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David Hurwitz
ClassicsToday.com, June 2015

…the outstanding work here is the new Clarinet Concerto for Richard Stoltzman. Rautavaara seems to have a special feeling for the instrument. The central slow movement in particular must rank as one of the most purely beautiful in Rautavaara’s (or anyone else’s) entire output.

It goes almost without saying that as the dedicatee Stoltzman plays with total commitment, and as usual…the contributions of Leif Segerstam and the Helsinki Philharmonic are ideal. Excellent sonics, warm and well-balanced, round out another magnificent contribution to the Rautavaara discography. © 2015 ClassicsToday.com Read complete review



Walter Simmons
Fanfare, January 2008

The shortest piece (just under 15 minutes), Garden of Spaces, is the one I found most successful. Rautavaara’s music presents itself in broad gestures: lush, sweeping cushions of orchestral sonority against which some sort of expansively rhetorical focal activity takes place. Originally composed in 1971, but revised in 2003, Garden of Spaces is actually structured aleatorically, leaving much of the work’s design to the conductor. In this case, composer-conductor Leif Segerstam seems ideal, making of it a very fulfilling, satisfyingly shaped experience; as “ear candy,” it is quite delicious, and concise enough not to induce tedium or impatient annoyance.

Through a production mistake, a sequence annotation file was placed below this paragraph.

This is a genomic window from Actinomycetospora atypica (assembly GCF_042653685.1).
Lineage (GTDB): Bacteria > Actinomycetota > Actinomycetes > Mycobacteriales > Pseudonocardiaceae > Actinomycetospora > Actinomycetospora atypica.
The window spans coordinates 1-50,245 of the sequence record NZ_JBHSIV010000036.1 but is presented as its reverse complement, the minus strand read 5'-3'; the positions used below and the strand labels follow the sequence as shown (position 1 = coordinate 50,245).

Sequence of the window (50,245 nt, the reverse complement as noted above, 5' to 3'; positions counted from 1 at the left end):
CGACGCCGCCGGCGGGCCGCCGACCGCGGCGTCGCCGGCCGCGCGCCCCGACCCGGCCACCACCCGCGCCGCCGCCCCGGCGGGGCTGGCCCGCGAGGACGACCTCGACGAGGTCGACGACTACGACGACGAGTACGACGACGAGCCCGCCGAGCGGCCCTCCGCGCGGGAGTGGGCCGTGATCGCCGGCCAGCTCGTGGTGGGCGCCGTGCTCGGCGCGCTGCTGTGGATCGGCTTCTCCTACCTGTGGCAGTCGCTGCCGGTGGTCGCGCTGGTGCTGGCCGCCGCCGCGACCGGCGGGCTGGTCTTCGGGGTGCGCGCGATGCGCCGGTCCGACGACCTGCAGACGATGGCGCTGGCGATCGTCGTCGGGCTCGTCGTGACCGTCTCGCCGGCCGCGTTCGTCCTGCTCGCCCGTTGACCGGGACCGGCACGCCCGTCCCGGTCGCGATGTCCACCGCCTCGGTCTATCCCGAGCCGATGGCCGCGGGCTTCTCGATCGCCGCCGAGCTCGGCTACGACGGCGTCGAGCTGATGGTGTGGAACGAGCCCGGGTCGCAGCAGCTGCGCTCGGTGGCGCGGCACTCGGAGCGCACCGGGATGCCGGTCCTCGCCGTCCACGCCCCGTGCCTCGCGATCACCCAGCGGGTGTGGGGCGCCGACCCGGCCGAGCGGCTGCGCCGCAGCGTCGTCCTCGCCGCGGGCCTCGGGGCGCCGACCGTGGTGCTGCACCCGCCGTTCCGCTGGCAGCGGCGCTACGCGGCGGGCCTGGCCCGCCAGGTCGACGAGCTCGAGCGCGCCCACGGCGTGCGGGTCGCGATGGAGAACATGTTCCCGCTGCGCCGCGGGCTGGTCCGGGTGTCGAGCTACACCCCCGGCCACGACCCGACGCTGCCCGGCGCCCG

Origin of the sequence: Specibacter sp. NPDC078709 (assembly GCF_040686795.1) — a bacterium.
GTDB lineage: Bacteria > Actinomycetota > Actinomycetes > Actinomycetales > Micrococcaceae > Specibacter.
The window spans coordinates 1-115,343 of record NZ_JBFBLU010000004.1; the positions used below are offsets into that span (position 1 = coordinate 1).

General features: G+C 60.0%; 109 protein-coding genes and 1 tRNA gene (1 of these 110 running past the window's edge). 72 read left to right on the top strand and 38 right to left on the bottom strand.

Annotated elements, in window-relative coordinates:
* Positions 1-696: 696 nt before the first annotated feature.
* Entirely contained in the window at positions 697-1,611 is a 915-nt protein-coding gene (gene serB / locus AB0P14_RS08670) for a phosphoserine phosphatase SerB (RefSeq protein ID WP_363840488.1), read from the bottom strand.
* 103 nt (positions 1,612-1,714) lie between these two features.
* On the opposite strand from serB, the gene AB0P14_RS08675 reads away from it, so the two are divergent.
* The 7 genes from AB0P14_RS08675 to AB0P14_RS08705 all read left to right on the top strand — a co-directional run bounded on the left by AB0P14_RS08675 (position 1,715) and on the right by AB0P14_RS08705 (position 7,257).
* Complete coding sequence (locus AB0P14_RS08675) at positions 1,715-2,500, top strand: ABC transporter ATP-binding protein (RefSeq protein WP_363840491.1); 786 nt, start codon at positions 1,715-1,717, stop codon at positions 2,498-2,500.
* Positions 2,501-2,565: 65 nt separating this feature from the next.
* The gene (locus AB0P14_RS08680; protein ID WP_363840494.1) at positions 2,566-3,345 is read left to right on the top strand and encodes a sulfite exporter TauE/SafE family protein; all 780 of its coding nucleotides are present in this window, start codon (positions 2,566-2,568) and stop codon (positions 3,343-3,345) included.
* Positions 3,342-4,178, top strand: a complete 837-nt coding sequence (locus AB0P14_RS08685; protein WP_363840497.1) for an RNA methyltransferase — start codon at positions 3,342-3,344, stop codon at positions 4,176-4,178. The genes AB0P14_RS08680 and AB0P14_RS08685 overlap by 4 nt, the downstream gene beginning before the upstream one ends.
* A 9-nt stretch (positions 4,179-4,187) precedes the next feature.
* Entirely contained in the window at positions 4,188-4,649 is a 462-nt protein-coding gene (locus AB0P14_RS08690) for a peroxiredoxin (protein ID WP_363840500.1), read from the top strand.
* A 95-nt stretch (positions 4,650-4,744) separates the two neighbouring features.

The “big” piece here is the Clarinet Concerto. Composed in 2001 for—and in consultation with—Richard Stoltzman, who gave the work’s premiere the following year with the National Symphony Orchestra under Leonard Slatkin’s direction, and who performs it on this first recording, the concerto feels somewhat longer than its 26 minutes. Despite some sense of agitation and conflict in the work’s outer movements, most of it follows the general description given in the previous paragraph above: against the large expanses of luxuriant orchestral texture, the clarinet plays largely diatonic lines that are mostly non-metrical or cadenza-like in effect, peppered with some slightly non-traditional instrumental effects. …Stoltzman presents the concerto with his customary technical virtuosity and luscious tone quality.

…Cantus Arcticus, with its blend of Arctic birdsongs—both natural and electronically altered—and richly consonant orchestration, occupies a place among the works of Rautavaara generally analogous to the hypothetical combination of Hovhaness’s And God Created Great Whales and Mysterious Mountain. Or, put another way, Cantus Arcticus evokes a sense of serene exaltation that is remarkably similar to that conjured by Mysterious Mountain, while it far surpasses in sophistication and craftsmanship Hovhaness’s concoction of whale sounds with orchestral accompaniment. © 2008 Fanfare Read complete review





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